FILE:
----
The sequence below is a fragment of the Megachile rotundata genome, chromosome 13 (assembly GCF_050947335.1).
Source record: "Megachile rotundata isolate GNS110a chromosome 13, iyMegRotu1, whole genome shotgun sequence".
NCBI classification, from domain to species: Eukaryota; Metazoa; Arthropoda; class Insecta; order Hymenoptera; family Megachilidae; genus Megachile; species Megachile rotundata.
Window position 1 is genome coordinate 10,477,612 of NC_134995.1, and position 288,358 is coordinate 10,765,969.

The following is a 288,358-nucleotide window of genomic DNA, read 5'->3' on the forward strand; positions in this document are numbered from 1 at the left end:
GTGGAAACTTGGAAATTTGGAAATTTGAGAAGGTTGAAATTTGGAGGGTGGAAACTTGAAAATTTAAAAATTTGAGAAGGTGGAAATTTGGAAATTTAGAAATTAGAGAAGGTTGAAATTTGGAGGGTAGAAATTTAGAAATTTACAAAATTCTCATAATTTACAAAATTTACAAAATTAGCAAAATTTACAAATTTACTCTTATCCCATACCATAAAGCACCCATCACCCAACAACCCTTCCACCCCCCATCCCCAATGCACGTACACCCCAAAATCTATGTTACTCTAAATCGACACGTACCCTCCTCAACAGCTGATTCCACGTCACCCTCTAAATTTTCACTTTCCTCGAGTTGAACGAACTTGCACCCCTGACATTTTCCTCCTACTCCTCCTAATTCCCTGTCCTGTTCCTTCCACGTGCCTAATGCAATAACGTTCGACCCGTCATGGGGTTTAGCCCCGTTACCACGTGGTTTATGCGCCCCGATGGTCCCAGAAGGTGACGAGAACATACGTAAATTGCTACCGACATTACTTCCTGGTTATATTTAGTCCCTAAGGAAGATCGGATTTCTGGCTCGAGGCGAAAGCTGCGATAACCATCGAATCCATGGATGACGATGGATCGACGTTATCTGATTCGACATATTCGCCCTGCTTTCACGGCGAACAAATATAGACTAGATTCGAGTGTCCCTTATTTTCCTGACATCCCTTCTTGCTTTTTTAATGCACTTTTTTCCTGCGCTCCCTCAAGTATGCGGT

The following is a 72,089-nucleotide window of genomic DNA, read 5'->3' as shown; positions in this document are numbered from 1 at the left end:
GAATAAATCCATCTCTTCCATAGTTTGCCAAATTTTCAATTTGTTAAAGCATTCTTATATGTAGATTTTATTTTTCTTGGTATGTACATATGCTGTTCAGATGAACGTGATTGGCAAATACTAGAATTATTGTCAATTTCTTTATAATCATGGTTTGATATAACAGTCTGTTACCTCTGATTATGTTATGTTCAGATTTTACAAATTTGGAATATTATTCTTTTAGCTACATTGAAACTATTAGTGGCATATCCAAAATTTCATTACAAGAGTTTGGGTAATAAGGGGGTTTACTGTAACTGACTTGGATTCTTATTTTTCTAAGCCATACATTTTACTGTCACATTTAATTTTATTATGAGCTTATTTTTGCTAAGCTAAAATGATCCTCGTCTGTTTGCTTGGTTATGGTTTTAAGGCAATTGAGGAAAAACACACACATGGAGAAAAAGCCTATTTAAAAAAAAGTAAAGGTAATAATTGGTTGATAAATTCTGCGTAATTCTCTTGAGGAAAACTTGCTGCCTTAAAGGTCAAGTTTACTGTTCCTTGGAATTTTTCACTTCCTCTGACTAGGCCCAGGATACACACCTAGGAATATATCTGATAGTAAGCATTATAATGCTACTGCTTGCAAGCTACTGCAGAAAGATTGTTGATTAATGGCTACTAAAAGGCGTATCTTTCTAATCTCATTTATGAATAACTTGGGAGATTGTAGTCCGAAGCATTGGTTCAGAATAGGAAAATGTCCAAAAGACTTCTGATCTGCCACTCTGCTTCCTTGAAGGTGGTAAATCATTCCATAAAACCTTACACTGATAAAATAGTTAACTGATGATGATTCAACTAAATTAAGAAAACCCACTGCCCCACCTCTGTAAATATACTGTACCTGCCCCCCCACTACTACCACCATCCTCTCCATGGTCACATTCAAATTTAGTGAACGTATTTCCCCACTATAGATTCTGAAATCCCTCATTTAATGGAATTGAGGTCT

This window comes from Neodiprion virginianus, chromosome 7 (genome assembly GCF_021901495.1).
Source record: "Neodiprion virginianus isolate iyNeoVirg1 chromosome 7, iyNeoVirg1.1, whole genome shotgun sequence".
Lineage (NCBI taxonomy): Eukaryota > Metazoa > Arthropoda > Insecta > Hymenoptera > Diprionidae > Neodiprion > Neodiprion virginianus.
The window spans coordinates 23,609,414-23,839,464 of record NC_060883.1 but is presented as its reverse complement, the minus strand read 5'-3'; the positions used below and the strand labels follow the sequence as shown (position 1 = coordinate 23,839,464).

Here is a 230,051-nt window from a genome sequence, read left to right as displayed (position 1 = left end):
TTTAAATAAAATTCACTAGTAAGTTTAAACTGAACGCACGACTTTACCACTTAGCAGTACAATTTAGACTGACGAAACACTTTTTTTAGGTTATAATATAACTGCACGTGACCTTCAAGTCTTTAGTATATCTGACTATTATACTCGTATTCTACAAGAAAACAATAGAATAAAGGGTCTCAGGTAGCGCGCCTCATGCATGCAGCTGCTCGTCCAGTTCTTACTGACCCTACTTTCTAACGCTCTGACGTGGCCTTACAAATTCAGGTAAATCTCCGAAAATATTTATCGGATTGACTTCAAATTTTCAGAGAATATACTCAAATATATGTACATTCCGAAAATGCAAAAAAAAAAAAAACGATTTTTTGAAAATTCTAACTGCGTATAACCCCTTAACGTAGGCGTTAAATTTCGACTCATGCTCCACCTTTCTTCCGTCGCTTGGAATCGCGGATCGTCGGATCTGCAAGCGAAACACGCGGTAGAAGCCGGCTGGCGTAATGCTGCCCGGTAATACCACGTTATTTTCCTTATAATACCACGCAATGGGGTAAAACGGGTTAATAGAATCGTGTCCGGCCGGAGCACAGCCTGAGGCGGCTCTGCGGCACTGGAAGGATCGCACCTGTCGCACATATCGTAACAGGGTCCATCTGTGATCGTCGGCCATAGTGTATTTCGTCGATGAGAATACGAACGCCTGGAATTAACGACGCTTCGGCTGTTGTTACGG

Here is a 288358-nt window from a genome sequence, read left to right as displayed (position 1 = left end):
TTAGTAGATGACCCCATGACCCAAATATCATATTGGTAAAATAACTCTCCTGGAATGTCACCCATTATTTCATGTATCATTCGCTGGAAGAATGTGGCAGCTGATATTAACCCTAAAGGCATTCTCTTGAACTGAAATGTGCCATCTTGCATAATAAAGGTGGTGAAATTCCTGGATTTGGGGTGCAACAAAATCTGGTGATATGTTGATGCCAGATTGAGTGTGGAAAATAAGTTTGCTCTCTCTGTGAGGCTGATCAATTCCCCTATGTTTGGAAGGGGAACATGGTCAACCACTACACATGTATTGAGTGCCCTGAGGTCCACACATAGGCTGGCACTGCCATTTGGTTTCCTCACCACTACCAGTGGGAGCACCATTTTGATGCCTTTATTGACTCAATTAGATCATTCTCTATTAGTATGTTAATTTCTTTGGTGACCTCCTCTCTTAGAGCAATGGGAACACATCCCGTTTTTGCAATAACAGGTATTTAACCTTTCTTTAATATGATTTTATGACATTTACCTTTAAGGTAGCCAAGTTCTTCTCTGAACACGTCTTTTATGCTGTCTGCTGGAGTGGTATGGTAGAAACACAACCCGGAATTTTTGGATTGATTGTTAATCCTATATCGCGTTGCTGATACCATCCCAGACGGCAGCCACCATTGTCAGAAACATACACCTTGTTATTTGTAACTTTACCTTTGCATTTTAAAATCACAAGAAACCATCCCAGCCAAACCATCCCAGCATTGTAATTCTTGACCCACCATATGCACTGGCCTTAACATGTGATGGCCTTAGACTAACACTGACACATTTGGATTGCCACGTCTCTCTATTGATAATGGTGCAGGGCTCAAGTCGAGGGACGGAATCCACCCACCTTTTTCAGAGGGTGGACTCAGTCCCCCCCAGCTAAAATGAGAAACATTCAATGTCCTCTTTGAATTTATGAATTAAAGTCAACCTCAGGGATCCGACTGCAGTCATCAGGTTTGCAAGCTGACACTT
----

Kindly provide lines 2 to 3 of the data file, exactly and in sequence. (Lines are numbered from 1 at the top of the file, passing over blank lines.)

Source record: "Megachile rotundata isolate GNS110a chromosome 13, iyMegRotu1, whole genome shotgun sequence".
NCBI classification, from domain to species: Eukaryota; Metazoa; Arthropoda; class Insecta; order Hymenoptera; family Megachilidae; genus Megachile; species Megachile rotundata.